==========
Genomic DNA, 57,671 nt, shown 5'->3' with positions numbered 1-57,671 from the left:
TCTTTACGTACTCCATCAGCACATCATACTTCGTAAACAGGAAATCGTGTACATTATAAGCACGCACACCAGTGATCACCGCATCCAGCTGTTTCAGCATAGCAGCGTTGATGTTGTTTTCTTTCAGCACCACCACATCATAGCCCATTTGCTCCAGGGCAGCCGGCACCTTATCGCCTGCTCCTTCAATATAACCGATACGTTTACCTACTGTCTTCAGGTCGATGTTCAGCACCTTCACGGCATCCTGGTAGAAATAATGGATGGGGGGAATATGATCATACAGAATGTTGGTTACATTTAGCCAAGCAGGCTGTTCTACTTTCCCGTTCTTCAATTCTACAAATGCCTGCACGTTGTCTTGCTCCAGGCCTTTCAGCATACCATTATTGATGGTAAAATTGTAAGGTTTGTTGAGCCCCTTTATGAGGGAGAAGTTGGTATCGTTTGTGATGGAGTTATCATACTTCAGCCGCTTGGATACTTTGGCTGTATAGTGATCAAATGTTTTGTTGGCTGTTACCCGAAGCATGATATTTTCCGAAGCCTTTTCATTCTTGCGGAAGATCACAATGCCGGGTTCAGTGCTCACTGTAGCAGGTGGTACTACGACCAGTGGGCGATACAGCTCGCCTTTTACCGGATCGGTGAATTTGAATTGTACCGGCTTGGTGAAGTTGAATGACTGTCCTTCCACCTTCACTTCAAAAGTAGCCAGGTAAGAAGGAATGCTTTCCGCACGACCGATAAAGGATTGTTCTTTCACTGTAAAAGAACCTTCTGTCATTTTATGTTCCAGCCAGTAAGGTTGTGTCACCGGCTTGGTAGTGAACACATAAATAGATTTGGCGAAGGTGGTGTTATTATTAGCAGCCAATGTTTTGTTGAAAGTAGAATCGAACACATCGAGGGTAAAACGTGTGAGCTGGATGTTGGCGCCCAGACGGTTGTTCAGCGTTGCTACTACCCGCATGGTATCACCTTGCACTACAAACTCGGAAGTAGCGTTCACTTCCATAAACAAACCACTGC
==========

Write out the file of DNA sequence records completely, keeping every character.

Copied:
Genomic DNA, 57,671 nt, shown 5'->3' with positions numbered 1-57,671 from the left:
TCTTTACGTACTCCATCAGCACATCATACTTCGTAAACAGGAAATCGTGTACATTATAAGCACGCACACCAGTGATCACCGCATCCAGCTGTTTCAGCATAGCAGCGTTGATGTTGTTTTCTTTCAGCACCACCACATCATAGCCCATTTGCTCCAGGGCAGCCGGCACCTTATCGCCTGCTCCTTCAATATAACCGATACGTTTACCTACTGTCTTCAGGTCGATGTTCAGCACCTTCACGGCATCCTGGTAGAAATAATGGATGGGGGGAATATGATCATACAGAATGTTGGTTACATTTAGCCAAGCAGGCTGTTCTACTTTCCCGTTCTTCAATTCTACAAATGCCTGCACGTTGTCTTGCTCCAGGCCTTTCAGCATACCATTATTGATGGTAAAATTGTAAGGTTTGTTGAGCCCCTTTATGAGGGAGAAGTTGGTATCGTTTGTGATGGAGTTATCATACTTCAGCCGCTTGGATACTTTGGCTGTATAGTGATCAAATGTTTTGTTGGCTGTTACCCGAAGCATGATATTTTCCGAAGCCTTTTCATTCTTGCGGAAGATCACAATGCCGGGTTCAGTGCTCACTGTAGCAGGTGGTACTACGACCAGTGGGCGATACAGCTCGCCTTTTACCGGATCGGTGAATTTGAATTGTACCGGCTTGGTGAAGTTGAATGACTGTCCTTCCACCTTCACTTCAAAAGTAGCCAGGTAAGAAGGAATGCTTTCCGCACGACCGATAAAGGATTGTTCTTTCACTGTAAAAGAACCTTCTGTCATTTTATGTTCCAGCCAGTAAGGTTGTGTCACCGGCTTGGTAGTGAACACATAAATAGATTTGGCGAAGGTGGTGTTATTATTAGCAGCCAATGTTTTGTTGAAAGTAGAATCGAACACATCGAGGGTAAAACGTGTGAGCTGGATGTTGGCGCCCAGACGGTTGTTCAGCGTTGCTACTACCCGCATGGTATCACCTTGCACTACAAACTCGGAAGTAGCGTTCACTTCCATAAACAAACCACTGC